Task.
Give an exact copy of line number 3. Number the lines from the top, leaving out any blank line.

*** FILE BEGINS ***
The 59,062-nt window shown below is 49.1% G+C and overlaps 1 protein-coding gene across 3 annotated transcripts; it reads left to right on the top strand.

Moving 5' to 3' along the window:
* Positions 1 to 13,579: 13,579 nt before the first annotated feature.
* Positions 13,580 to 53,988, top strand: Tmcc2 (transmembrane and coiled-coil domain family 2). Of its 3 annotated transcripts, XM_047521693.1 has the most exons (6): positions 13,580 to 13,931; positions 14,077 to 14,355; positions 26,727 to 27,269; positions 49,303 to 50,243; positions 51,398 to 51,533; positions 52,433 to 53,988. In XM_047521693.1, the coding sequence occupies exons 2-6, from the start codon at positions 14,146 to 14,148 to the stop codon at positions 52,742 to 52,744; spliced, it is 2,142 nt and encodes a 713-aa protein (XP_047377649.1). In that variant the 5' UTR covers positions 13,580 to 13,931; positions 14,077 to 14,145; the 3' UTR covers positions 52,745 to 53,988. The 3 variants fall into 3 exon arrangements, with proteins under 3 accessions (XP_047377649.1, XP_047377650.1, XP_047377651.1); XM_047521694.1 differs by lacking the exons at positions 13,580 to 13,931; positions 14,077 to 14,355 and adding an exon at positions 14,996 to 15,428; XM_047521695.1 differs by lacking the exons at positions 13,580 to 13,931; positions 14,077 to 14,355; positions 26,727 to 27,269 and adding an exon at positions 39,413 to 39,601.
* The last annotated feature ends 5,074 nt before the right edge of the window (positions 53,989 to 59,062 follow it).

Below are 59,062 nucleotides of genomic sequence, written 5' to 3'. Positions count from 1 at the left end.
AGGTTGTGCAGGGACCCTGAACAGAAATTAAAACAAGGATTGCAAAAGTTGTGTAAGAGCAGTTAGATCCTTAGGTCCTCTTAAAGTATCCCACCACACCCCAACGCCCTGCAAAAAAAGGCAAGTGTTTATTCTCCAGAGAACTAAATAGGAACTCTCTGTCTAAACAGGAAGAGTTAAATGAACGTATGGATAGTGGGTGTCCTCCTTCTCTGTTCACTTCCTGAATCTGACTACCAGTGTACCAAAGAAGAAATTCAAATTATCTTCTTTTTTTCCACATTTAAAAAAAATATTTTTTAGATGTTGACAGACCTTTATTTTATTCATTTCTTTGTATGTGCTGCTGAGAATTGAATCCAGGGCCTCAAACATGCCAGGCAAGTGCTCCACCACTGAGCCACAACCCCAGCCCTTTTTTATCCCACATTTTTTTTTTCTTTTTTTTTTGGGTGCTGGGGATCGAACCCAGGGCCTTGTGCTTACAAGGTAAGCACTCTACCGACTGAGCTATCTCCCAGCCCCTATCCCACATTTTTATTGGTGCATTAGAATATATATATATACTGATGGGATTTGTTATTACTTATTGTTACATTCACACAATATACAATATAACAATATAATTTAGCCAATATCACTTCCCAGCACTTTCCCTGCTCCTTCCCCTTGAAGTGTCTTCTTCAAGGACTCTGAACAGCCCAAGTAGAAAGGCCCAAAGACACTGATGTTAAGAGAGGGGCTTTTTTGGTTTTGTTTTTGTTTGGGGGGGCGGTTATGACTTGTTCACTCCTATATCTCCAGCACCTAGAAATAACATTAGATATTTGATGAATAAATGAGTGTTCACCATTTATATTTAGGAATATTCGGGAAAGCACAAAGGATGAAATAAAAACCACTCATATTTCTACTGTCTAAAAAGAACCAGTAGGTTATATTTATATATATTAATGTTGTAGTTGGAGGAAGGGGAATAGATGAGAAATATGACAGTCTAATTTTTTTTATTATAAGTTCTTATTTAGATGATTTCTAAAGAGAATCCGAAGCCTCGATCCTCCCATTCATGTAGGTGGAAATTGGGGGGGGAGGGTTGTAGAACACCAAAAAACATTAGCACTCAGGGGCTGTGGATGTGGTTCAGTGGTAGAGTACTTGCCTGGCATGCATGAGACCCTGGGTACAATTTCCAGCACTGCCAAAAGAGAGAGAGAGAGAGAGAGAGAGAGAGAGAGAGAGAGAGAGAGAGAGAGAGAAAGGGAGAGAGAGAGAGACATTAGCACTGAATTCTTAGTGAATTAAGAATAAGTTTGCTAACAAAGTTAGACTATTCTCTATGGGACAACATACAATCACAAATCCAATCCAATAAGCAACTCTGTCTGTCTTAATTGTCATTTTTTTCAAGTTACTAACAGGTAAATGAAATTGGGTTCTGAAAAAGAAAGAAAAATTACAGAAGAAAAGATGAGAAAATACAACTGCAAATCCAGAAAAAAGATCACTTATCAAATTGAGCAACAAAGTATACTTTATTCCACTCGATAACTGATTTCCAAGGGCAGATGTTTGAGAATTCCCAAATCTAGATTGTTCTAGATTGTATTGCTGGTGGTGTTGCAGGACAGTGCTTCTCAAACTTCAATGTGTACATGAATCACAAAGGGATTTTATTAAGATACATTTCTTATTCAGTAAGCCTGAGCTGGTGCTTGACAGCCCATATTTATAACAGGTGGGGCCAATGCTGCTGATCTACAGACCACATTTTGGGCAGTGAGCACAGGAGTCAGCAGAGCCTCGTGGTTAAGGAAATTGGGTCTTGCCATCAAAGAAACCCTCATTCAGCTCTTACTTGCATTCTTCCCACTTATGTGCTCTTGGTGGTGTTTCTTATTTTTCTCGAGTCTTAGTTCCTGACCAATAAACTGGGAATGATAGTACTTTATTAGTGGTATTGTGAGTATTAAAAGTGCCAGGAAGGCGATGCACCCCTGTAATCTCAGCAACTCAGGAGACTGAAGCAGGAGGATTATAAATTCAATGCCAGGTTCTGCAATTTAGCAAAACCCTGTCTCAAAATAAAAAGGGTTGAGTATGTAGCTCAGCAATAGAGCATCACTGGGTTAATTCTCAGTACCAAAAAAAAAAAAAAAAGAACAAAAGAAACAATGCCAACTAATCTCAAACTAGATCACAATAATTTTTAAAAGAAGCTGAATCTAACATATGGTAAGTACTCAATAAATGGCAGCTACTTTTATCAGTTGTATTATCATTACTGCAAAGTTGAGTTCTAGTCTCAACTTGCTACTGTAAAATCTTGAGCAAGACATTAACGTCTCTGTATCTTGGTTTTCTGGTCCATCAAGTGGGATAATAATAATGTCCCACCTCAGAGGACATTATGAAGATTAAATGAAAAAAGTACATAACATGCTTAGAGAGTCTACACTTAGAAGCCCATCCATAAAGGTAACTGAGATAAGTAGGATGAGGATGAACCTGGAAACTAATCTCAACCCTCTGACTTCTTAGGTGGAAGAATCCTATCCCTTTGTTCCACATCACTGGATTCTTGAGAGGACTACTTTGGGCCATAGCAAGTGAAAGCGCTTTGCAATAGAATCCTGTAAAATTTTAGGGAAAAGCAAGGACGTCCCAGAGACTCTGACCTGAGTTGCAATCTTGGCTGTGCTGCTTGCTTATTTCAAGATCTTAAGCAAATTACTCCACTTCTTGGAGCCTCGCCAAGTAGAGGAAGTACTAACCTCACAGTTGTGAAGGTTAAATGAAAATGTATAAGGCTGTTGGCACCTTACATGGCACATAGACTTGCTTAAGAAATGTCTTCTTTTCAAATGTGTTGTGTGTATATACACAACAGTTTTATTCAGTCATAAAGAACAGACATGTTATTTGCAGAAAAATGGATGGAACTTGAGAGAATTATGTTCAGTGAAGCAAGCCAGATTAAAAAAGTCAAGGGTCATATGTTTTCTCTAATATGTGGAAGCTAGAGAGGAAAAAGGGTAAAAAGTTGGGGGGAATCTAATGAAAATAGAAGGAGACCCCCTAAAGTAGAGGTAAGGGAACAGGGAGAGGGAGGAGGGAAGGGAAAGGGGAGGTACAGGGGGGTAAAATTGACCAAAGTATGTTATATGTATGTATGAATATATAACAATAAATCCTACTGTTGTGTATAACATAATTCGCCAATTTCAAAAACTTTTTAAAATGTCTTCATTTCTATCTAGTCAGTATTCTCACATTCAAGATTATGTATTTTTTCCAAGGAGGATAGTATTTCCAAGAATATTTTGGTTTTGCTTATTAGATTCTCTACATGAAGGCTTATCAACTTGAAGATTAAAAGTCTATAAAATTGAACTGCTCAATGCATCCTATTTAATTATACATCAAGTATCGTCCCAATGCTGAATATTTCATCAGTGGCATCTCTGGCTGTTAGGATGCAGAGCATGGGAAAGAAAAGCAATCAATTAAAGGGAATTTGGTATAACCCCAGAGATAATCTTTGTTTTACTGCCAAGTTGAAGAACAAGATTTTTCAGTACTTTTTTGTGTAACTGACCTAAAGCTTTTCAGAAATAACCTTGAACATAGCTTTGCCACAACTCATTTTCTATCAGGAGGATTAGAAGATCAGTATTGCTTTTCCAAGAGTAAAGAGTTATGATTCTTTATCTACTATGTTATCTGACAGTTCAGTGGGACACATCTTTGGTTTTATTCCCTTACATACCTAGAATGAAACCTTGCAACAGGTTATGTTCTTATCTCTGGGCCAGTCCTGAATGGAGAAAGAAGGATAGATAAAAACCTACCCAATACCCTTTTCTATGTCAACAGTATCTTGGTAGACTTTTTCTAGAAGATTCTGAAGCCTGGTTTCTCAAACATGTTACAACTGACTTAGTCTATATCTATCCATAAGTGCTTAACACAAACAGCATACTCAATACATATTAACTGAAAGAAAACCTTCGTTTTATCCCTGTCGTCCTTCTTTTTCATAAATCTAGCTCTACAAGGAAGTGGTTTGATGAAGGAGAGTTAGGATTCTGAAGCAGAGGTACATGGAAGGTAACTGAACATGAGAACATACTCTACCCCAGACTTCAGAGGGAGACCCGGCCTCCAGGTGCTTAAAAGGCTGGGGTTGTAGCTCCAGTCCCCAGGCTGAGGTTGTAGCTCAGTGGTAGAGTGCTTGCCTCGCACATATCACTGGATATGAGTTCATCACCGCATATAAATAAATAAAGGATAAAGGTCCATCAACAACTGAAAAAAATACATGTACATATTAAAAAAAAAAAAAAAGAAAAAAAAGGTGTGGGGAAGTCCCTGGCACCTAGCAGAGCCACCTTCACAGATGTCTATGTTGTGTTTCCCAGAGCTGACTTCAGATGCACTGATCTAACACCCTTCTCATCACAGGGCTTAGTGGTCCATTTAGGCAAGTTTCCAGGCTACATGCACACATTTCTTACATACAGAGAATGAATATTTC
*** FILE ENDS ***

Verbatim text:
* Positions 1 to 13,579: 13,579 nt before the first annotated feature.